Wednesday, November 03, 2004

A Bit Too Much?

In Alva, the local newspaper, on Fridays, runs a Christian devotional article. Each of the local ministers are invited to write a brief piece. I have written a couple of others and trying to be Catholic and wiley, I use Catholic images to start from and hopefully borrow into folks' ignorance in the process. This is the one that will run this week.

A bone of contention between Catholic, Protestant, and Orthodox Christians
is the matter of the canon of the Sacred Scripture. Two books that appears in
Catholic and Orthodox canons but not in Protestant canons are First and Second
Maccabees. Without getting into the issue of canonicity, something occurred to
me as I was preparing my homily for this weekend which in part will come from
Second Maccabees.

First and Second Maccabees treats the time period after the Exile in
Babylon but before the time of Jesus. The people of Israel have returned to the
Promised Land but after so many different foreign powers have trooped through,
the place is a real fixer-upper. Furthermore, the people don’t have a king; they
have a governor or administrator appointed by whichever foreign nation is in
power this month. Things are bleak, to say the very least. Second Maccabees
deals with the time when Greeks begin their eastward conquest.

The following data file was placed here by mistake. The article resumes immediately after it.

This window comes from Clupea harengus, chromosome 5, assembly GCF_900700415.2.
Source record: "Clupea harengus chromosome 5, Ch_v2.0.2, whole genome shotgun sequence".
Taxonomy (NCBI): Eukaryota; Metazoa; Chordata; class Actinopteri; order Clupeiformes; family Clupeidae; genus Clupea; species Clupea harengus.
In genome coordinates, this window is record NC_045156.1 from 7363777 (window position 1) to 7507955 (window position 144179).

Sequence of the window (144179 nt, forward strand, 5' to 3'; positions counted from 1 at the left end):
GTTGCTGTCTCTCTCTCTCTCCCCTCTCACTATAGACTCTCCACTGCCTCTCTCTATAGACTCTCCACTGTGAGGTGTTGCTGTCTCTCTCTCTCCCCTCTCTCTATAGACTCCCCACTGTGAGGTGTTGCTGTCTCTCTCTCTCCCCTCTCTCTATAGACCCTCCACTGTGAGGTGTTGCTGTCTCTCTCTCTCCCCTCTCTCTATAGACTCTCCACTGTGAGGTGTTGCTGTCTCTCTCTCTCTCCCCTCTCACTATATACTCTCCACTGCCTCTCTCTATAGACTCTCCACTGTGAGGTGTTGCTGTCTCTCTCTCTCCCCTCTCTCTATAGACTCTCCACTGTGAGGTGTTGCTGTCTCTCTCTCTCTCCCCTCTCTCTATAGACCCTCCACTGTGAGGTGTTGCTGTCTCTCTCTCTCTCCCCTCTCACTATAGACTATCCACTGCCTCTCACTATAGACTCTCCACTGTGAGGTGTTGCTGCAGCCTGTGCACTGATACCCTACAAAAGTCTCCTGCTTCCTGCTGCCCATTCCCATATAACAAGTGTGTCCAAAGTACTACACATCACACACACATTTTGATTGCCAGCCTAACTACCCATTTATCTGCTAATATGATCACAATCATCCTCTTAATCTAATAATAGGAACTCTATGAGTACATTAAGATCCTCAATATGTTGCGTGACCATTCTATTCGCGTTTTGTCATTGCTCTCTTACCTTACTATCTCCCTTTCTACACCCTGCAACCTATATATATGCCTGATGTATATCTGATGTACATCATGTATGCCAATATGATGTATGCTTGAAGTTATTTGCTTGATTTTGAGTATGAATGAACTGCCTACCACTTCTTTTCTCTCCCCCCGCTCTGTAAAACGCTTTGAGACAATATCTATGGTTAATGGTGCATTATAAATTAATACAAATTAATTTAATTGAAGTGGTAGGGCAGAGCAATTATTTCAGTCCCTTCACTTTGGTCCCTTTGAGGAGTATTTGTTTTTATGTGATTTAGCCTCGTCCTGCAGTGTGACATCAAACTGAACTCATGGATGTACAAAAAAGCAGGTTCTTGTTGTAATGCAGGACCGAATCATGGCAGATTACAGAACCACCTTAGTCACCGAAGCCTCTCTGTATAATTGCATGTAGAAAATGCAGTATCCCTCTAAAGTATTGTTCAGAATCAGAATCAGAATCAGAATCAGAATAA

The Old Testament is full of repeated themes. The people repeat the
same error over and over again, thinking, perhaps, that this time it will
actually work. It’s a form of spiritual madness. In this case, the people want
to be like all the other peoples the Greeks have conquered. Anyone familiar with
Old Testament history recognizes this posture. In the Exodus, it was expressed
as a desire to "go back" to Egypt, the place of slavery. In the time of the
Judges it was expressed as a desire to have a king to rule them. So, this latest
unfaithfulness comes as no surprise.

The people abandon God’s covenant yet again. They cover over the sign
of the covenant and begin to practice the ways of Gentiles, worshiping idols and
not observing the customary Jewish laws. At the same time, there is another
refrain that begins to sound in this scene, that of a faithful remnant who
strive to remain faithful. As you can imagine, conflict soon ensues and those
who will not give up the Jewish ways are persecuted, in the hopes of getting
them to "be like everyone else."

In chapter 7 of Second Maccabees, we read the story of the seven
virtuous brothers. Each is compelled to abandon the covenant, and one by one,
they remain steadfast to God’s commands and are killed. Finally their mother is
killed after watching each of her sons being put to death. In the end these
brave people are able to withstand everything thrown against them in the hopes
that God will reward those who persevere with the Resurrection.

Do you believe in anything so firmly that given a choice between
abandoning that belief and death, you would choose death? If we are people who
profess that Jesus Christ is raised from the dead, and those who die in Christ
will rise with Him, then why do we so often set aside our beliefs because of
fear or some other lesser thing?

Charles de Foucault, a Catholic hermit, once made the statement, "Live
each day as though you would die a martyr tomorrow." If we know for what we are
living, each day will not be wasted.

What do you think? Too much?

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